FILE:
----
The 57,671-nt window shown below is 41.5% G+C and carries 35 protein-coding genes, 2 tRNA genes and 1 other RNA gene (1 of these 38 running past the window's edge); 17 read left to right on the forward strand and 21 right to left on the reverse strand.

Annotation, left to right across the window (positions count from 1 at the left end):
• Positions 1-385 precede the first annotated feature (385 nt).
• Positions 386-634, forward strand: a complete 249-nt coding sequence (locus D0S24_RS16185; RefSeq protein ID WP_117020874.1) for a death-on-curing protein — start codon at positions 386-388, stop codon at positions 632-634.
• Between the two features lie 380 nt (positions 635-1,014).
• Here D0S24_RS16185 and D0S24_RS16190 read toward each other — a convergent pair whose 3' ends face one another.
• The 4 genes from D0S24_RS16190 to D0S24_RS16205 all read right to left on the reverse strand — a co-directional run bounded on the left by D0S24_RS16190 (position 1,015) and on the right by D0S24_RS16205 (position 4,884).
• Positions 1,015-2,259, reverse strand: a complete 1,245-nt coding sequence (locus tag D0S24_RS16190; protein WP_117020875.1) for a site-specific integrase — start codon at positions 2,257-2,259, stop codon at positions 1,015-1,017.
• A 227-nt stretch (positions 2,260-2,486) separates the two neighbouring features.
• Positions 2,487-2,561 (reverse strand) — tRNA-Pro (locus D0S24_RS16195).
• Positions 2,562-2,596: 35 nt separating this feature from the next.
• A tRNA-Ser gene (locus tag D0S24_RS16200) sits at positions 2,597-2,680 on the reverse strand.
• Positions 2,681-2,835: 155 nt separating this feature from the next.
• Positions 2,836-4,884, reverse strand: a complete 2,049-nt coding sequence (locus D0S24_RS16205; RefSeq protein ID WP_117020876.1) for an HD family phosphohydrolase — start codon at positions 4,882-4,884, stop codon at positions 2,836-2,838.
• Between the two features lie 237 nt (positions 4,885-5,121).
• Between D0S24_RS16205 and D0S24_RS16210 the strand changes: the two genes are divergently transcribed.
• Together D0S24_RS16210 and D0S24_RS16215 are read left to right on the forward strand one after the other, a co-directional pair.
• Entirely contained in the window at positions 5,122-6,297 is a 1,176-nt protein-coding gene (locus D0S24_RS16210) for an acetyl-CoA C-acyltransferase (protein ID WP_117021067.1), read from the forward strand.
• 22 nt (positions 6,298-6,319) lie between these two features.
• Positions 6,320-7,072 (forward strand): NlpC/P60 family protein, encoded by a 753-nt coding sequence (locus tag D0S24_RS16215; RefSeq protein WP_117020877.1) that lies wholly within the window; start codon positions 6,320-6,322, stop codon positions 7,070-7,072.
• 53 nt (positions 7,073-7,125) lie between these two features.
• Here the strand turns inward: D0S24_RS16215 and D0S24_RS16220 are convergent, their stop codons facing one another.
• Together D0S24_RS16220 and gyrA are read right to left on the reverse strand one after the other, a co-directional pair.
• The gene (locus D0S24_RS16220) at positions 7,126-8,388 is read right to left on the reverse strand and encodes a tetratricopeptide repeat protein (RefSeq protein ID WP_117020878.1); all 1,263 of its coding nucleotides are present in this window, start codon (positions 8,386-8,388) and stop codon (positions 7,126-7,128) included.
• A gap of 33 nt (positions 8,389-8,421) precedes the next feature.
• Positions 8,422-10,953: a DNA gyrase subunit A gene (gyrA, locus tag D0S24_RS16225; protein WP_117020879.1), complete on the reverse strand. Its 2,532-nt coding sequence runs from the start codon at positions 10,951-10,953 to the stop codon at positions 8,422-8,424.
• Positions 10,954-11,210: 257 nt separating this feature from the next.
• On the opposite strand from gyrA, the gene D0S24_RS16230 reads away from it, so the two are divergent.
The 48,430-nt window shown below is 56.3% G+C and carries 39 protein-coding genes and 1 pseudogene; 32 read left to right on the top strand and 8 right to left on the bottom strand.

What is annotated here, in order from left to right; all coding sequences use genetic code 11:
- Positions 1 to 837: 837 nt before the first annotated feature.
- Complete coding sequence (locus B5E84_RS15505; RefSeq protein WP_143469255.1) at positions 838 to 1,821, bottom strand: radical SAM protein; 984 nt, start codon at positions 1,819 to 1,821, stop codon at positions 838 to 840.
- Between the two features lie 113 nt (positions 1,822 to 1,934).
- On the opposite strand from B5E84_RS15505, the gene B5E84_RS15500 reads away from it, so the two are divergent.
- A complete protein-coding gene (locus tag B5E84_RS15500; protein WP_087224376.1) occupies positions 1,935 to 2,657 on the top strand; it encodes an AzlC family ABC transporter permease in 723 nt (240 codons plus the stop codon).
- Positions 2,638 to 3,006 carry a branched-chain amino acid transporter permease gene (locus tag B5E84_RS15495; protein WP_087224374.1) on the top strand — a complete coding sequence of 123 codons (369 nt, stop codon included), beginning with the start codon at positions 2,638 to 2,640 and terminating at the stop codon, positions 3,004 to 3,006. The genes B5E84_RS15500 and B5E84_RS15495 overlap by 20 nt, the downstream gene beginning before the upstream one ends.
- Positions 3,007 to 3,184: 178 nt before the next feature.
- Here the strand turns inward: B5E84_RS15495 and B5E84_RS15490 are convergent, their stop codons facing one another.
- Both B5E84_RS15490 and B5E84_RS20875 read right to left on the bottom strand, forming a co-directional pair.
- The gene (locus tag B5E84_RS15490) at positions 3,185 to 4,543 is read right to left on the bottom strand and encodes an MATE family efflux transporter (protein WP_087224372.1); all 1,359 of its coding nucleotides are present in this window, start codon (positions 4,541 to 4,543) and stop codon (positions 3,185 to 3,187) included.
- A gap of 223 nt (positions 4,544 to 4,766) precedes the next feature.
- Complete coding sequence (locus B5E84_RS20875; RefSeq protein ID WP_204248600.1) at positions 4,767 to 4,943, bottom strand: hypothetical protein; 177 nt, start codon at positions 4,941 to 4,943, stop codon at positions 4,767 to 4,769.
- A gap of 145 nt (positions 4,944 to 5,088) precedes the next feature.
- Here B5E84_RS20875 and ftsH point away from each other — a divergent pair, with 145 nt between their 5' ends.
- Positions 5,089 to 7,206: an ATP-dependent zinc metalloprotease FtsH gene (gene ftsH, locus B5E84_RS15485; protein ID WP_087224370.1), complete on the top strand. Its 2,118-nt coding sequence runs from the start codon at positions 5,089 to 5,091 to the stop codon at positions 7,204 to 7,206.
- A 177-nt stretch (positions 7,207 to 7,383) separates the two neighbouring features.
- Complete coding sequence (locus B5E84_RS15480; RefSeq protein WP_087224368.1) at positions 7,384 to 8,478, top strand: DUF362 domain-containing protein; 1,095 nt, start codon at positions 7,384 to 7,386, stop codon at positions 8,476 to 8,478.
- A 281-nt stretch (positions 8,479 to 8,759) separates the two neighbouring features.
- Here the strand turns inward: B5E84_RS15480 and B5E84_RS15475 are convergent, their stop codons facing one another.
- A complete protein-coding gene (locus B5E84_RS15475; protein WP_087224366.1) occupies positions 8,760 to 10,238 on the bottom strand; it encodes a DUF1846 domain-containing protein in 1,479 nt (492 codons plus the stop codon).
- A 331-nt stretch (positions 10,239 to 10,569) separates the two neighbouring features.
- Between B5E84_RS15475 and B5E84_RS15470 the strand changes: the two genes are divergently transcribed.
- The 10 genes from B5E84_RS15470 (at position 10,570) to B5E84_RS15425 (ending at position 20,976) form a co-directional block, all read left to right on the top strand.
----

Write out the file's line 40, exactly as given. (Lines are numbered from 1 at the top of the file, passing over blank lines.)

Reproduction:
- The gene (locus tag B5E84_RS15490) at positions 3,185 to 4,543 is read right to left on the bottom strand and encodes an MATE family efflux transporter (protein WP_087224372.1); all 1,359 of its coding nucleotides are present in this window, start codon (positions 4,541 to 4,543) and stop codon (positions 3,185 to 3,187) included.